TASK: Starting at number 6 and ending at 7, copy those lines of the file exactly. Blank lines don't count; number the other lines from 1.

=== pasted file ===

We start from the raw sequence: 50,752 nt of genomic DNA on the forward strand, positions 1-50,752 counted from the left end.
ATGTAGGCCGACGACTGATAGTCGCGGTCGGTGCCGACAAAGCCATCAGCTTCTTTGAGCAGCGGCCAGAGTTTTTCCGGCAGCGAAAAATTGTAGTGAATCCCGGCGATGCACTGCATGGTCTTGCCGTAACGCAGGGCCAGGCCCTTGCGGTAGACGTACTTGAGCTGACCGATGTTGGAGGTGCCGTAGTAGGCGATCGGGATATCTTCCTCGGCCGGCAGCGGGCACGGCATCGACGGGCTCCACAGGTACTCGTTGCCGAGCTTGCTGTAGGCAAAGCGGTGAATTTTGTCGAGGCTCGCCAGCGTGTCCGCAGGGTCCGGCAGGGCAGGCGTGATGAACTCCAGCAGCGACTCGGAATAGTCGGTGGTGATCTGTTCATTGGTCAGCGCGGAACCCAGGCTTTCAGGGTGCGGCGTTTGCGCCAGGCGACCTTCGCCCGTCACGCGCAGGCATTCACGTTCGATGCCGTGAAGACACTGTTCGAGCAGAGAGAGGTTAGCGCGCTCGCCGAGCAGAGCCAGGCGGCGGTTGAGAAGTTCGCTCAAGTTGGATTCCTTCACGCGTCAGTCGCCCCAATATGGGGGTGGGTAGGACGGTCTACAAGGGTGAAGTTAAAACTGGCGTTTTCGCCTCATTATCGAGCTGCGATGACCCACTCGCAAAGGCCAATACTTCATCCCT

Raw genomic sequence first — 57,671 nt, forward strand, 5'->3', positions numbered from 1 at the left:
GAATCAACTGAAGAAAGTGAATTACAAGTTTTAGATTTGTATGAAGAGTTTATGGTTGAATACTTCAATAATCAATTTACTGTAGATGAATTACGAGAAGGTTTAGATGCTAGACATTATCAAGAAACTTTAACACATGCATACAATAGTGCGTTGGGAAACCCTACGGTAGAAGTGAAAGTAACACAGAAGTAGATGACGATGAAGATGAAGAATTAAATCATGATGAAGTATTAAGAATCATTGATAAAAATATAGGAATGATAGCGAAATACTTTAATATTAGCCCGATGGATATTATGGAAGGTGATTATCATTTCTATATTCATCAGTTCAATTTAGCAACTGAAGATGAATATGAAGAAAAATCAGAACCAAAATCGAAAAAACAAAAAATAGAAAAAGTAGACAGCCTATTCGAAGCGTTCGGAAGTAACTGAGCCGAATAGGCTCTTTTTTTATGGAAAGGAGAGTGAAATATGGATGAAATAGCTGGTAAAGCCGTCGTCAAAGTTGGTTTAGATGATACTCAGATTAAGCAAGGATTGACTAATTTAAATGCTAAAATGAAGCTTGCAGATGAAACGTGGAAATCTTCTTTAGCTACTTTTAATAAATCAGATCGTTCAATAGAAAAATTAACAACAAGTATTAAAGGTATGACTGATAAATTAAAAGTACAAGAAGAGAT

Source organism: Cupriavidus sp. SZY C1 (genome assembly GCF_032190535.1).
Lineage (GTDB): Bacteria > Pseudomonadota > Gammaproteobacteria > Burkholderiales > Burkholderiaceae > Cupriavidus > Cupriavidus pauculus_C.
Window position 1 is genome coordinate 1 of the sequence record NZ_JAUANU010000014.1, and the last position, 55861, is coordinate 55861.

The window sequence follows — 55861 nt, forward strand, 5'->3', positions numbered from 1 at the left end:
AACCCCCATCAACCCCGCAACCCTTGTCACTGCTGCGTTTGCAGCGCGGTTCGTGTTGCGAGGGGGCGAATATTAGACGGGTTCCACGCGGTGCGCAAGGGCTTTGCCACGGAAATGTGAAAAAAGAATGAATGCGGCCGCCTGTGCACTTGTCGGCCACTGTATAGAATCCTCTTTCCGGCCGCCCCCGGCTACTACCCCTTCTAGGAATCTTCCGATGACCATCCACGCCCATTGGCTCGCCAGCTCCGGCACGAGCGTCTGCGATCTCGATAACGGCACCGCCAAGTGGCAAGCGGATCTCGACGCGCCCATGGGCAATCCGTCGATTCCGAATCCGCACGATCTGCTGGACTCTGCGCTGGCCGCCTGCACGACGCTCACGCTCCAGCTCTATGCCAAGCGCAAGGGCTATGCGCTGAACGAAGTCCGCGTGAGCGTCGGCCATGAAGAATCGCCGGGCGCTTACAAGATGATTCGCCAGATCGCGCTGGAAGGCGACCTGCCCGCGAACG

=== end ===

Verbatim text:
Lineage (GTDB): Bacteria > Pseudomonadota > Gammaproteobacteria > Burkholderiales > Burkholderiaceae > Cupriavidus > Cupriavidus pauculus_C.
Window position 1 is genome coordinate 1 of the sequence record NZ_JAUANU010000014.1, and the last position, 55861, is coordinate 55861.